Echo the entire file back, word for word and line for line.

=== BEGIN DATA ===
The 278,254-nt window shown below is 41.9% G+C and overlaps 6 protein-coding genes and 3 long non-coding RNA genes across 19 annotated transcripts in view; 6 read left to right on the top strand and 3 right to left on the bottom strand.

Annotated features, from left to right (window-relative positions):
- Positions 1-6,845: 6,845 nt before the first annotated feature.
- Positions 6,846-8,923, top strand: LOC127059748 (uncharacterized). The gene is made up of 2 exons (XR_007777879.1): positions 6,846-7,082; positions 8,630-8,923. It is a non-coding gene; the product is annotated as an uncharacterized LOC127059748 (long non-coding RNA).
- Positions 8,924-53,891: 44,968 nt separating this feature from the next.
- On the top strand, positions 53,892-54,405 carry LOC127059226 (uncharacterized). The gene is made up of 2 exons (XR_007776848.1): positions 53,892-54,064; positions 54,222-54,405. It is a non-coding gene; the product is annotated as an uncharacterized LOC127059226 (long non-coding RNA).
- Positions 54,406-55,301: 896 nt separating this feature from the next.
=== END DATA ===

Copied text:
The 278,254-nt window shown below is 41.9% G+C and overlaps 6 protein-coding genes and 3 long non-coding RNA genes across 19 annotated transcripts in view; 6 read left to right on the top strand and 3 right to left on the bottom strand.

Annotated features, from left to right (window-relative positions):
- Positions 1-6,845: 6,845 nt before the first annotated feature.
- Positions 6,846-8,923, top strand: LOC127059748 (uncharacterized). The gene is made up of 2 exons (XR_007777879.1): positions 6,846-7,082; positions 8,630-8,923. It is a non-coding gene; the product is annotated as an uncharacterized LOC127059748 (long non-coding RNA).
- Positions 8,924-53,891: 44,968 nt separating this feature from the next.
- On the top strand, positions 53,892-54,405 carry LOC127059226 (uncharacterized). The gene is made up of 2 exons (XR_007776848.1): positions 53,892-54,064; positions 54,222-54,405. It is a non-coding gene; the product is annotated as an uncharacterized LOC127059226 (long non-coding RNA).
- Positions 54,406-55,301: 896 nt separating this feature from the next.